One of the most unusual displays of the show was the radar calibration demonstration featuring a unique combination of aircraft types including Gliders and Autogyros which were used calibrate radar systems during the war. The formation consisted of the Shuttleworth Collection’s Piper PA-18-150 Super Cub tugging a Slingsby T.6 Kirby Kite and Slingsby T.13 Petrel which were followed by Mark Miller’s De Havilland DH.87B Hornet Moth and Peter Davies’ RotorSport UK Calidus. The strange formation flew some loose passes after which, the Hornet Moth performed some smooth flypasts which was followed by a tight and energetic routine by the Calidus before the gliders concluded the demonstration with their slow and graceful decent.
More training aircraft took of next in the form of a trio of CCF T-6 Harvard Mk. 4s which were built by the Canadian Car and Foundry. Classic wings’ T-6J led the Aircraft Restoration Company’s T-6 and Classic Wings’ T-6G Harvard Mk. 4M in a sublime tail chase along with some classic aerobatic manoeuvres.
It was now time for the highlight of the show, the formation of seventeen Supermarine Spitfires as part of the commemoration of the Battle of Britain. The mass take-off of these British icons was truly phenomenal and while we waited for them to form up, the Historic Aircraft Collection’s Hawker Hurricane Mk. XIIA put on a highly spirited solo display. The formation then arrived and was a truly wonderful sight and sound with the Merlin and Griffon engines rumbling as fighters passed before they separated into five groups as they came back round for another flypast. The first group was led by the Old Flying Machine Company’s LF. IXB and was flanked by Spitfire Ltd.’s LF. XVIE and the three Mk. IAs we saw performing earlier during the show. The second group featured Air Leasing’s Seafire LF. III and Mk. IXT alongside Martin Phillips’ recently restored HF. IXE. The third group included a pair of LF. VBs from the Historic Aircraft Collection and the Fighter Collection and a Mk. IXT from the Boultbee Flight Academy. The fourth group consisted of the Aircraft Restoration Company’s Mk. IXT, Aero Legends’ HF. IXE and the Historic Flight Foundation’s LF. IXE. The fifth and final group was formed of the Fighter Collection’s FR. XIVE, Spitfire Ltd.’s FR. XVIIIE and Kennet Aviation’s Seafire F. XVII. Fourteen of the Spitfires then began a stunning tail chase sequence whilst the Mk. IAs and LF. IXB flew information overhead before the latter fighter performed a short solo display to bring this emotional and awe inspiring set piece to a close.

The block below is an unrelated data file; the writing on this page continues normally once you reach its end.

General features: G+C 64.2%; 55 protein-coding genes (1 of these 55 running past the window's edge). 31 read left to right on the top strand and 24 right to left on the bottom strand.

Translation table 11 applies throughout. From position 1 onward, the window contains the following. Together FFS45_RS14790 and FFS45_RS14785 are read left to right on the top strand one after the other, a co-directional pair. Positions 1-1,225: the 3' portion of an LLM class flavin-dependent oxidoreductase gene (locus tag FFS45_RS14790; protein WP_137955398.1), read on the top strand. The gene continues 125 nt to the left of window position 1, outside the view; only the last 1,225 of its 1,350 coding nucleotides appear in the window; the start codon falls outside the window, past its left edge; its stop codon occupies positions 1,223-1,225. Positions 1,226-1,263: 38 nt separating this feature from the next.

More Spitfires and Hurricanes took off for the next display courtesy of the Battle of Britain Memorial Flight. The six Merlin powered fighters consisted of a pair of their Hawker Hurricane Mk. IICs and a quartet of Supermarine Spitfires including the Battle of Britain veteran Mk. IIA, the LF. VB, the D-Day veteran LF. IXE and the LF. XVIE which went on to perform a graceful formation display before they departed the airfield.
The penultimate display was the Historic Aircraft Collection’s Hawker Nimrod II, an inter-war type that served under the Fleet Air Arm which put on a great performance with the evening sunlight shining brilliantly on the biplane’s silver paint scheme.
Closing the show was the Royal Air Force Aerobatic Team, The Red Arrows who first led the six fighters of the Battle of Britain Memorial Flight in a fantastic formation flypast to pay tribute to all those who fought during the Battle of Britain. The team then returned with their nine BAe Hawk T.1As and went on to perform their display of formation flying and aerobatic manoeuvres in their usual spectacular style.
The final show at the Imperial War Museum at Duxford was a massive success with some spectacular performances throughout the day with the formation of Supermarine Spitfires and the displays featuring The Red Arrows and the fighters of the Battle of Britain Memorial Flight being the biggest highlights. I also think that the Royal Air Force’s Boeing Chinook HC.4 and the Battle of Britain set piece that opened proceedings were also highly entertaining and worthy of special mention. This commemoration of the 75th Anniversary of the Battle of Britain was probably the finest in the whole season and look forward to attending the shows at Duxford again in 2016.
For more photos from this show check out the entire Duxford Battle of Britain Anniversary Airshow 2015 – Sunday album on Flickr